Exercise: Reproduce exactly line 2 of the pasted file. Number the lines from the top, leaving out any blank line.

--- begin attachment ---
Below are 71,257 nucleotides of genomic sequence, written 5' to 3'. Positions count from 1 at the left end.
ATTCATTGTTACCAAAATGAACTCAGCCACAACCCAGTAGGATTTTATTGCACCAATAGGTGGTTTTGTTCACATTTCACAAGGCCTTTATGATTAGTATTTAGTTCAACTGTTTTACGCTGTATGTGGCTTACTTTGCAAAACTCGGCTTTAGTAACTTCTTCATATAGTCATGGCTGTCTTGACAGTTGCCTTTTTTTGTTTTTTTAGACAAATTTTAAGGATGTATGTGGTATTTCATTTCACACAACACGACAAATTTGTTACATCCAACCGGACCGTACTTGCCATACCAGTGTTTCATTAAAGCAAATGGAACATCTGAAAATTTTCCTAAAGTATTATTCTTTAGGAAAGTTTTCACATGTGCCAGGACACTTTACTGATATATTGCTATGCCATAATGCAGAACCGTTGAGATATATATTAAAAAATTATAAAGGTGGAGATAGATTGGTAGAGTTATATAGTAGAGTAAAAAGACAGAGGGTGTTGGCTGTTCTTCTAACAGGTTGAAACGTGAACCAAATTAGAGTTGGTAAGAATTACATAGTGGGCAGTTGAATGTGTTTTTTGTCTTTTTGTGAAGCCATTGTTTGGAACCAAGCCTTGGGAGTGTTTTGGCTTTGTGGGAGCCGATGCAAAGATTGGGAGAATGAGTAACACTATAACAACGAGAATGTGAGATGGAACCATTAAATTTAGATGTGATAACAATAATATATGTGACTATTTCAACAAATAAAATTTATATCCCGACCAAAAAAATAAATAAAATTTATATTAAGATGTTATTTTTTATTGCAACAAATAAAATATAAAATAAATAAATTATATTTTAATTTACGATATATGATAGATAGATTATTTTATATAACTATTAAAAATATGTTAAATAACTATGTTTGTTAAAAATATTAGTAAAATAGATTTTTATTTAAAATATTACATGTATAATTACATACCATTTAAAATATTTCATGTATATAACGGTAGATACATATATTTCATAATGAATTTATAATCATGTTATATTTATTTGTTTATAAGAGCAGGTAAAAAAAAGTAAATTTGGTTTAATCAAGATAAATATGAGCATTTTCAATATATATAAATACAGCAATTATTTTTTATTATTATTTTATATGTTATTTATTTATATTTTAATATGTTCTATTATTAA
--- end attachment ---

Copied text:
ATTCATTGTTACCAAAATGAACTCAGCCACAACCCAGTAGGATTTTATTGCACCAATAGGTGGTTTTGTTCACATTTCACAAGGCCTTTATGATTAGTATTTAGTTCAACTGTTTTACGCTGTATGTGGCTTACTTTGCAAAACTCGGCTTTAGTAACTTCTTCATATAGTCATGGCTGTCTTGACAGTTGCCTTTTTTTGTTTTTTTAGACAAATTTTAAGGATGTATGTGGTATTTCATTTCACACAACACGACAAATTTGTTACATCCAACCGGACCGTACTTGCCATACCAGTGTTTCATTAAAGCAAATGGAACATCTGAAAATTTTCCTAAAGTATTATTCTTTAGGAAAGTTTTCACATGTGCCAGGACACTTTACTGATATATTGCTATGCCATAATGCAGAACCGTTGAGATATATATTAAAAAATTATAAAGGTGGAGATAGATTGGTAGAGTTATATAGTAGAGTAAAAAGACAGAGGGTGTTGGCTGTTCTTCTAACAGGTTGAAACGTGAACCAAATTAGAGTTGGTAAGAATTACATAGTGGGCAGTTGAATGTGTTTTTTGTCTTTTTGTGAAGCCATTGTTTGGAACCAAGCCTTGGGAGTGTTTTGGCTTTGTGGGAGCCGATGCAAAGATTGGGAGAATGAGTAACACTATAACAACGAGAATGTGAGATGGAACCATTAAATTTAGATGTGATAACAATAATATATGTGACTATTTCAACAAATAAAATTTATATCCCGACCAAAAAAATAAATAAAATTTATATTAAGATGTTATTTTTTATTGCAACAAATAAAATATAAAATAAATAAATTATATTTTAATTTACGATATATGATAGATAGATTATTTTATATAACTATTAAAAATATGTTAAATAACTATGTTTGTTAAAAATATTAGTAAAATAGATTTTTATTTAAAATATTACATGTATAATTACATACCATTTAAAATATTTCATGTATATAACGGTAGATACATATATTTCATAATGAATTTATAATCATGTTATATTTATTTGTTTATAAGAGCAGGTAAAAAAAAGTAAATTTGGTTTAATCAAGATAAATATGAGCATTTTCAATATATATAAATACAGCAATTATTTTTTATTATTATTTTATATGTTATTTATTTATATTTTAATATGTTCTATTATTAA